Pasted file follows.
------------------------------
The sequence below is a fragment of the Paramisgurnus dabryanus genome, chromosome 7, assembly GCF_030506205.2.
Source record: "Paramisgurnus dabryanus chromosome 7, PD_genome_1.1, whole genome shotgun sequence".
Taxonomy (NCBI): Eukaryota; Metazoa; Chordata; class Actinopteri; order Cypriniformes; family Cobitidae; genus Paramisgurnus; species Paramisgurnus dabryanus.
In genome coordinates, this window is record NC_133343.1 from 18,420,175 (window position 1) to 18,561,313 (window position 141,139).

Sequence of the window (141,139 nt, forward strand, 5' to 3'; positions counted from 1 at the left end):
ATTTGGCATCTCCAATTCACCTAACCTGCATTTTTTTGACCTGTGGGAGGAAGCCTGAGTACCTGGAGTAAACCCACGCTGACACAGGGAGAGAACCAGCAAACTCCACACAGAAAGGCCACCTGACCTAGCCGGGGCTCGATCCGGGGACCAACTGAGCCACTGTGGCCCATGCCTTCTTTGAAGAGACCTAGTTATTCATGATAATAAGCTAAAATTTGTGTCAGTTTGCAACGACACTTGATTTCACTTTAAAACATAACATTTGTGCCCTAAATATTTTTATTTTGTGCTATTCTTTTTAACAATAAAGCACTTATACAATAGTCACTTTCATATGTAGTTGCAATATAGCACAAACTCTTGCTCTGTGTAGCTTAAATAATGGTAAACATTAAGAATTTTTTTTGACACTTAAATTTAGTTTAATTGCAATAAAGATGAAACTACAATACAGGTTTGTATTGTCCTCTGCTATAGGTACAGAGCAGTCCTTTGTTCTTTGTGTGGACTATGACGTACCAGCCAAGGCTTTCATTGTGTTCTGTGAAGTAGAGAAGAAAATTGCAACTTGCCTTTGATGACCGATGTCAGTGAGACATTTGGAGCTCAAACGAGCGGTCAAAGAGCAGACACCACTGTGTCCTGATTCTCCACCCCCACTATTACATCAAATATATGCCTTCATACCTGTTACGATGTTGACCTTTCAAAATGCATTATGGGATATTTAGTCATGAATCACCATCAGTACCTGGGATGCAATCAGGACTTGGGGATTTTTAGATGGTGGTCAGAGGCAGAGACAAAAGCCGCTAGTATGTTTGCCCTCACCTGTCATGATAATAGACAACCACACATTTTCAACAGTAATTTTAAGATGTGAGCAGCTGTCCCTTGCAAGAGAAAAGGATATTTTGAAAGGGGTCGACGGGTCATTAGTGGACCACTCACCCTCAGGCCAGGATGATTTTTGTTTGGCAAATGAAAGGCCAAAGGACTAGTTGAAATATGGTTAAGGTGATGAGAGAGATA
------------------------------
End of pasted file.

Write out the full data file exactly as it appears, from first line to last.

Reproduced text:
The sequence below is a fragment of the Paramisgurnus dabryanus genome, chromosome 7, assembly GCF_030506205.2.
Source record: "Paramisgurnus dabryanus chromosome 7, PD_genome_1.1, whole genome shotgun sequence".
Taxonomy (NCBI): Eukaryota; Metazoa; Chordata; class Actinopteri; order Cypriniformes; family Cobitidae; genus Paramisgurnus; species Paramisgurnus dabryanus.
In genome coordinates, this window is record NC_133343.1 from 18,420,175 (window position 1) to 18,561,313 (window position 141,139).

Sequence of the window (141,139 nt, forward strand, 5' to 3'; positions counted from 1 at the left end):
ATTTGGCATCTCCAATTCACCTAACCTGCATTTTTTTGACCTGTGGGAGGAAGCCTGAGTACCTGGAGTAAACCCACGCTGACACAGGGAGAGAACCAGCAAACTCCACACAGAAAGGCCACCTGACCTAGCCGGGGCTCGATCCGGGGACCAACTGAGCCACTGTGGCCCATGCCTTCTTTGAAGAGACCTAGTTATTCATGATAATAAGCTAAAATTTGTGTCAGTTTGCAACGACACTTGATTTCACTTTAAAACATAACATTTGTGCCCTAAATATTTTTATTTTGTGCTATTCTTTTTAACAATAAAGCACTTATACAATAGTCACTTTCATATGTAGTTGCAATATAGCACAAACTCTTGCTCTGTGTAGCTTAAATAATGGTAAACATTAAGAATTTTTTTTGACACTTAAATTTAGTTTAATTGCAATAAAGATGAAACTACAATACAGGTTTGTATTGTCCTCTGCTATAGGTACAGAGCAGTCCTTTGTTCTTTGTGTGGACTATGACGTACCAGCCAAGGCTTTCATTGTGTTCTGTGAAGTAGAGAAGAAAATTGCAACTTGCCTTTGATGACCGATGTCAGTGAGACATTTGGAGCTCAAACGAGCGGTCAAAGAGCAGACACCACTGTGTCCTGATTCTCCACCCCCACTATTACATCAAATATATGCCTTCATACCTGTTACGATGTTGACCTTTCAAAATGCATTATGGGATATTTAGTCATGAATCACCATCAGTACCTGGGATGCAATCAGGACTTGGGGATTTTTAGATGGTGGTCAGAGGCAGAGACAAAAGCCGCTAGTATGTTTGCCCTCACCTGTCATGATAATAGACAACCACACATTTTCAACAGTAATTTTAAGATGTGAGCAGCTGTCCCTTGCAAGAGAAAAGGATATTTTGAAAGGGGTCGACGGGTCATTAGTGGACCACTCACCCTCAGGCCAGGATGATTTTTGTTTGGCAAATGAAAGGCCAAAGGACTAGTTGAAATATGGTTAAGGTGATGAGAGAGATA